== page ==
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licht.wissen No. 18 "Good Lighting for Museums, Galleries and Exhibitions"

licht.wissen No. 18 "Good Lighting for Museums, Galleries and Exhibitions"

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Published by licht.de
Museums, galleries and exhibitions need artificial light in every room. The booklet No. 18 shows how rooms and objects are properly lighted up.
Museums, galleries and exhibitions need artificial light in every room. The booklet No. 18 shows how rooms and objects are properly lighted up.

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Categories:Types, Brochures
Published by: licht.de on Oct 04, 2010
Copyright:Traditional Copyright: All rights reserved

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07/08/2014

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Fördergemeinschaft Gutes Licht
Good Lighting for Museums,Galleries and Exhibitions
18
  F r e e   D o  w n  l o a d  a  t   w  w  w. a  l  l - a  b o u  t -  l  i g  h  t. o r g
 
FREE-STANDING EXHIBITSREVOLVING EXHIBITIONENTRANCE AREAEXHIBITS ON WALLSEXHIBITS IN SHOWCASES
Contents
Cover photograph: Lighting creates visual experiences in any exhibition. Modulatingand accentuating the visual landscape, it enhances the impact of a presentation.Lighting is vital for spatial impression and enjoyment of art.
 Visual experiences1 The action of light2Exhibits in the limelight6Showcase lighting8Revolving exhibitions10Foyers, corridors, staircases12 Audiovisual media14Lecture room15Library16Study room17Cafeteria, museum shop18 Workplace lighting:office, workshop, storagefacilities 19Outdoor exhibits 20Night scenes21Daylight22Lighting management24 Vision, recognition, perception26Light protection30Maintenance33Lamps34Luminaires38Standards and literature42 Acknowledgements43Imprint44Information fromFördergemeinschaftGutes Licht45
 
OUTDOOR EXHIBITSMUSEUM SHOPCAFETERIAOFFICEWORKSHOPSTORAGE ROOMSARTSCIENCETECHNOLOGYHISTORYCULTURAL HISTORYHISTORICALFIGURESLECTURE ROOMSTUDY ROOMLIBRARY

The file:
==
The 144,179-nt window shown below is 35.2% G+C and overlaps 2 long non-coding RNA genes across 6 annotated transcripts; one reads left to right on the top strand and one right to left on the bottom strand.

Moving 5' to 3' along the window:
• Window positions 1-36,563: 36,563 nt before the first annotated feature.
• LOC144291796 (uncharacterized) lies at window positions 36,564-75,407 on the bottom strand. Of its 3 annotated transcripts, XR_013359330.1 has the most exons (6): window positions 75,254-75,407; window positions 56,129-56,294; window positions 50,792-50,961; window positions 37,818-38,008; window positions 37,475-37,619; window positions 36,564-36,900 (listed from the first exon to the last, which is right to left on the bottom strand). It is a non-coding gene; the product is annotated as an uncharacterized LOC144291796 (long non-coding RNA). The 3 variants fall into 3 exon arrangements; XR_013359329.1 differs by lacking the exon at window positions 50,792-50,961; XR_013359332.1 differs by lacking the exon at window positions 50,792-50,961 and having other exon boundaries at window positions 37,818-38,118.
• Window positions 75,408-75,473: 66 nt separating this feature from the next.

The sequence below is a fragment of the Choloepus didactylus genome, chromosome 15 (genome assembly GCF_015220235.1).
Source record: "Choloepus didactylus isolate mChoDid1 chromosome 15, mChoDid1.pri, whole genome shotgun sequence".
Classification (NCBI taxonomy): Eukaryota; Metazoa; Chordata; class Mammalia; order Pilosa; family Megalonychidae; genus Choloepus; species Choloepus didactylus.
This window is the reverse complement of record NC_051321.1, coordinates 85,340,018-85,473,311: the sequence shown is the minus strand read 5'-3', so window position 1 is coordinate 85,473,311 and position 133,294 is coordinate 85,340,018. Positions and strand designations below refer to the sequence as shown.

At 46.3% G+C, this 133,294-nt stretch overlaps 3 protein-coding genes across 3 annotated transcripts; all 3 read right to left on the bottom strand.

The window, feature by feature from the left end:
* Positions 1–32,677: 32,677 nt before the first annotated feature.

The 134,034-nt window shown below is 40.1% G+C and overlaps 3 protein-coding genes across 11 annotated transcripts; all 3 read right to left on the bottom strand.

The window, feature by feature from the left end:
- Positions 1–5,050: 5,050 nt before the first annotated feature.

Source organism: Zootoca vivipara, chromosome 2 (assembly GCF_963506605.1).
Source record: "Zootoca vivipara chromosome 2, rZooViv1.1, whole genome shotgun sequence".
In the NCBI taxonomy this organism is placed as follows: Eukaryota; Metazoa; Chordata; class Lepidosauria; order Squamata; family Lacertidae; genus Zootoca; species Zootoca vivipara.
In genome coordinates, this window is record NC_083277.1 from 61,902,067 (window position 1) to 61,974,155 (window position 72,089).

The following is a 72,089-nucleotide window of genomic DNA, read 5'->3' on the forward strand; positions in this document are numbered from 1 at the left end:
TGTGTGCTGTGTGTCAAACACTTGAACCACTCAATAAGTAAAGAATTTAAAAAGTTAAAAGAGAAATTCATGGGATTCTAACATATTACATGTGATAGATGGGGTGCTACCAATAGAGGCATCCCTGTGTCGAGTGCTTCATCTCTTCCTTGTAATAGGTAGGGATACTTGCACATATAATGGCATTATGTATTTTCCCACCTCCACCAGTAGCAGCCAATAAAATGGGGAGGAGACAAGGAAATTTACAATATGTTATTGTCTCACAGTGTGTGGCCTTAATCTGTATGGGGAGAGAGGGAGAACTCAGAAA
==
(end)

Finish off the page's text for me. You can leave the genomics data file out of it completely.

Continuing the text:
Around 100 million people ayear visit Germany’s museumsto view, experience, admireand enjoy their exhibits. Thereare more than 6,000 such in-stitutions in total, with a widevariety of collections, a broadspectrum of specialisationsand presentation concepts thatrange from hands-on displaysfor an interactive experience toquiet retreats for silent contem-plation. What they all have incommon, however, is that theyseek to inspire the visitor.Whether the focus is art or sci-ence, technology or history, thepresentation needs to be ap-pealing, interesting and varied.And that is where lightingplays an important role: it cre-ates visual experiences in anyexhibition, it helps modulateand accentuate the visuallandscape, it enhances the im-pact of the items on display.The visual ambience must notcause fatigue. On the contrary,it should stimulate – but notconfuse. In large buildings, dif-ferentiated room design is alsoa requirement.
Light spaces
Lighting is vital for spatial im-pression and enjoyment of art.Different light colours andbeam spreads, different de-signs and arrangements ofluminaires and lamps createdifferent lighting situations –light spaces – designed tomeet the relevant needs of theexhibition.Special attention needs to bepaid to conservation require-ments. Light protection playsan important role in any exhi-bition room.There is more to a museumthan just what it displays; it isalso a place of research,where collections are stored,preserved and managed. Onlyin the right lighting can muse-um staff work effectively. Light-ing also draws attention to trip-ping hazards and reduces therisk of accidents. So althoughthe lighting designer has agreat deal of freedom in exhi-bition rooms, functional lightingmust always be provided.
 Visual experiences
1
Fig. 1: The graphic above showsa virtual museum: most of thespace is occupied by the exhibi-tion area (blue), followed by thegeneral public areas (red) and the rooms which serve as work  premises (orange). The outdoor area (green) is surrounded by the building.

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